It’s easy to see that screen sizes on mobile devices have gotten bigger, making phones easier to use than ever before. Let’s take a closer look at the growth in both the use of mobile devices and screen size on those devices, and how these changes are impacting consumer behavior.
What was once considered a giant screen just several years ago now seems tiny in comparison to our modern smartphones. The average screen size before the iPhone was introduced in 2007 was less than 3”, and it wasn’t for another 4 years that the average size finally reached 4”.
Smartphone screens have almost doubled since the iPhone was first introduced in 2007, and the pace of new screen sizes being introduced has been rapidly increasing as well. Since 2011, the average has already shot up to above 5”, with models like Samsung’s Note approaching the 6” mark with its 5.7” screen.
The increase in mobile screen size, as well as the increased adoption of smartphones, has impacted consumers’ buying behavior. With the larger screen sizes, phones are easier to navigate, leading to more and more consumers favoring using their smartphone to do their online shopping. Similarly, the increased implementation of mobile friendly websites have created easier mobile shopping experiences for consumers, resulting in increased mobile conversion rates.
As a result, mobile’s share of ecommerce transactions market is accelerating, and the 2014 shopping season saw strong online sales through mobile devices. Mobile traffic accounted for 45% of all online traffic with a YoY increase of 25.5%, and mobile sales accounted for 22.6% of all online sales, with an increase of 27.2% YoY, as reported by IBM Digital Analytics Benchmark Hub.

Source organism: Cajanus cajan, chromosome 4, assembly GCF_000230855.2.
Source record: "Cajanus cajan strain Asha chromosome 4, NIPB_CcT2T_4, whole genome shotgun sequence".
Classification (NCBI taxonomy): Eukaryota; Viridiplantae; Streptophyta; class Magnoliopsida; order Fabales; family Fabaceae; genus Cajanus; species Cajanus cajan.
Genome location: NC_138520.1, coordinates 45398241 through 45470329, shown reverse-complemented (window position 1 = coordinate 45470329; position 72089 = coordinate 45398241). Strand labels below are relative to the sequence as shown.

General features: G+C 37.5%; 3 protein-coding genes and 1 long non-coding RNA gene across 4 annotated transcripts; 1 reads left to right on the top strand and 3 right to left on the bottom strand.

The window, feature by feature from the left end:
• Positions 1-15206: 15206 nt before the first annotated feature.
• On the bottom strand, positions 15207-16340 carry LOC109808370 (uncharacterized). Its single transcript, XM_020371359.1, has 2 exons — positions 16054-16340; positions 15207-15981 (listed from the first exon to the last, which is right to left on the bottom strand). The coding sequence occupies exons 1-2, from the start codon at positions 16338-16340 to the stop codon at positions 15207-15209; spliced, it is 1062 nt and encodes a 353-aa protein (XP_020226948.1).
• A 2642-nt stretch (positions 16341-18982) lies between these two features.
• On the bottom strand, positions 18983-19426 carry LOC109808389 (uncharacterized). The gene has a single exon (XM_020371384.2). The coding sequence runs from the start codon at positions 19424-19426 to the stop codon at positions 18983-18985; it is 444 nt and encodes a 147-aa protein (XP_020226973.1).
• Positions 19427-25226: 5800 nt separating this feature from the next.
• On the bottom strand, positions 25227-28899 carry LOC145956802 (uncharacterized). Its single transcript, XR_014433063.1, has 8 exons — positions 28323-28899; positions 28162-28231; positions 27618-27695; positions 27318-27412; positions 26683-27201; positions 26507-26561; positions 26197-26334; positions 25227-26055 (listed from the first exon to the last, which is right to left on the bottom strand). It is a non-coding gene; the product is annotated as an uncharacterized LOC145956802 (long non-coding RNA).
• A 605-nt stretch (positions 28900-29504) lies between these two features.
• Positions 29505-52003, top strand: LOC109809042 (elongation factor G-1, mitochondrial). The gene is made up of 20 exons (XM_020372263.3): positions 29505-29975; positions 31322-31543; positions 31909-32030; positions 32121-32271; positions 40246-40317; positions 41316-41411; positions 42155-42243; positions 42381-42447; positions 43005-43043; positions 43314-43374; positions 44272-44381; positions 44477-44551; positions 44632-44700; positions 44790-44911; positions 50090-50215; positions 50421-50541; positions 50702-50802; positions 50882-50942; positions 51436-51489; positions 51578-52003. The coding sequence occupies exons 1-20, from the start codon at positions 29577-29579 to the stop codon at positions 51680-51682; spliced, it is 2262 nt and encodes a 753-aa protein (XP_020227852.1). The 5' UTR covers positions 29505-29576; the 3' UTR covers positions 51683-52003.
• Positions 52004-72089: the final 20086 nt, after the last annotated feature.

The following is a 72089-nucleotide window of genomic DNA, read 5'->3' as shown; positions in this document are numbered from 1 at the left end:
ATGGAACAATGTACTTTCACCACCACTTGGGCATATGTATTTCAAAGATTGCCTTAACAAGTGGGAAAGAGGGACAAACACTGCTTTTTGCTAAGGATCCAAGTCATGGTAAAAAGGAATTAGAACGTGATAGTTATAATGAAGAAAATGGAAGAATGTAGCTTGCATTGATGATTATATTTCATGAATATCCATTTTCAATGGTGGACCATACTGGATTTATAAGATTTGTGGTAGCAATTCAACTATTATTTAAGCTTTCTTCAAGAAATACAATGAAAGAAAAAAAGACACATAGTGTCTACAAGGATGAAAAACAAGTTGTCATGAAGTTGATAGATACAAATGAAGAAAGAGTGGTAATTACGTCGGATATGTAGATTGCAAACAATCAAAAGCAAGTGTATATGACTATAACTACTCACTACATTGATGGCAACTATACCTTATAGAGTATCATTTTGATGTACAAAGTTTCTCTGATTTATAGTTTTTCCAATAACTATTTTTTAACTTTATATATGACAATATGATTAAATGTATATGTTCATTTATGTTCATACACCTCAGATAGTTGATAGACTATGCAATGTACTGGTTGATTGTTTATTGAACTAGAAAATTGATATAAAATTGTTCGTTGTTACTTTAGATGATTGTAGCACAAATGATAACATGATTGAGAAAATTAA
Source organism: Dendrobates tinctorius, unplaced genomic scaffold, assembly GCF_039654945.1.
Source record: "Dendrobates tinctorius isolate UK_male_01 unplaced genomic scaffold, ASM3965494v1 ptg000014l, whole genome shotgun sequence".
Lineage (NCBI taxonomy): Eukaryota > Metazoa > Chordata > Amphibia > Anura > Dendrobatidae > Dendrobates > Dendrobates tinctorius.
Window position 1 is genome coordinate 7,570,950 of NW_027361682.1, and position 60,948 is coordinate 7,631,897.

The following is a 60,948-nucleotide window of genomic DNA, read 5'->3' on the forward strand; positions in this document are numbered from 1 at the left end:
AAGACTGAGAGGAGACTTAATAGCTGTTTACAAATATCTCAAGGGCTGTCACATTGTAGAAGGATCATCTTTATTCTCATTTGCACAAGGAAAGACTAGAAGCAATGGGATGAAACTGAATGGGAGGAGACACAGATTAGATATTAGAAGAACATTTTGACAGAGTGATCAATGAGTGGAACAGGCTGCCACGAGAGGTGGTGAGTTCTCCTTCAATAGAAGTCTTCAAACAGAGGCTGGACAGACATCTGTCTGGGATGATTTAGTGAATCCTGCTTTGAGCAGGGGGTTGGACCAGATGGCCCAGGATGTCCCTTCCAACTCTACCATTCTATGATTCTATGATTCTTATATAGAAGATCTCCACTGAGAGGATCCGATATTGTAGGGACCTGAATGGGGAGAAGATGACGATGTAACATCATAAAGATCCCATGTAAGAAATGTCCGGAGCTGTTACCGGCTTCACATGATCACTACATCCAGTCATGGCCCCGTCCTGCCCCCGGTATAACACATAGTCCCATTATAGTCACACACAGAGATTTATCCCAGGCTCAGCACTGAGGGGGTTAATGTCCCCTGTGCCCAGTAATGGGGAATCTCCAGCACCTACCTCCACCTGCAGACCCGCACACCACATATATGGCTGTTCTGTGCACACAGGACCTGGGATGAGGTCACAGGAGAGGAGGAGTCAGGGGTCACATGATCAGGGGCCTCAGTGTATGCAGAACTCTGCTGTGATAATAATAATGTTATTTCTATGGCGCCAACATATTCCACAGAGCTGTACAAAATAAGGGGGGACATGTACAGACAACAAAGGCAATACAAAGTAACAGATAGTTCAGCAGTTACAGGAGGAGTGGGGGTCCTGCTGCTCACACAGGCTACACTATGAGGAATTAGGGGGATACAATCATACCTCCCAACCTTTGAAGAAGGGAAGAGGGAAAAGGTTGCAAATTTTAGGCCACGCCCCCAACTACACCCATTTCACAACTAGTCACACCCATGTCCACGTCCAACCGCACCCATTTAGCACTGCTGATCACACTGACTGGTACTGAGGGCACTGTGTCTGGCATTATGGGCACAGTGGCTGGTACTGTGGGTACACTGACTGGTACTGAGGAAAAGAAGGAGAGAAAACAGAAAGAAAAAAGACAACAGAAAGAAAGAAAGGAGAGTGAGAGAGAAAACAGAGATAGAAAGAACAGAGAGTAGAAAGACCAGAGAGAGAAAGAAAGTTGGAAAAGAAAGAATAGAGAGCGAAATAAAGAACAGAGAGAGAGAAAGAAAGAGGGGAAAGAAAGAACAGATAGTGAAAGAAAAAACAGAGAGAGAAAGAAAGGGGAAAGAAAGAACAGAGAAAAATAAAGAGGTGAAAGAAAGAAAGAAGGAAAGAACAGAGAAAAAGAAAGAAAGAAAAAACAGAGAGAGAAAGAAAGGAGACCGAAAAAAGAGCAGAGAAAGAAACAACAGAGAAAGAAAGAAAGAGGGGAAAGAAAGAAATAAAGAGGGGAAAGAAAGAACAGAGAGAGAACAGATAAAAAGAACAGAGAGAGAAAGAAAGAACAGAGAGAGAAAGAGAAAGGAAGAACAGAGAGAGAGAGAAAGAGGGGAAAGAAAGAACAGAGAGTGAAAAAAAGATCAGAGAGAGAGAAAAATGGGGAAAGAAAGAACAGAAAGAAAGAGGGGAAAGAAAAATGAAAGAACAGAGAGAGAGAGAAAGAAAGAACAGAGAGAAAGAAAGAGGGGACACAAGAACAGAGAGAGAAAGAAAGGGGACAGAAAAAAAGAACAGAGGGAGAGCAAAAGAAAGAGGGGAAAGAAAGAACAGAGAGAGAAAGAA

Nielsen suggests that on average, consumers spend 15+ hours per week researching products, deals, and services, and in those 15 hours, 59% of consumers visit business websites to validate product research found elsewhere.
The growth in mobile traffic and mobile purchasing behavior represents a huge opportunity for retailers. Search engine results pages (SERPs) on mobile devices have very little room for organic listings, as paid search text ads and product ads dominate the small screen real estate. This can be beneficial to businesses who may not have the resources to influence their organic rankings, but can still set up mobile paid search campaigns — and reach a wide audience of mobile consumers!
To learn more about how you can benefit from your company’s space on the SERP, please join us for our webinar on “Supercharging the Search Engine Results Page (SERP) for Your Business”. Click here to register.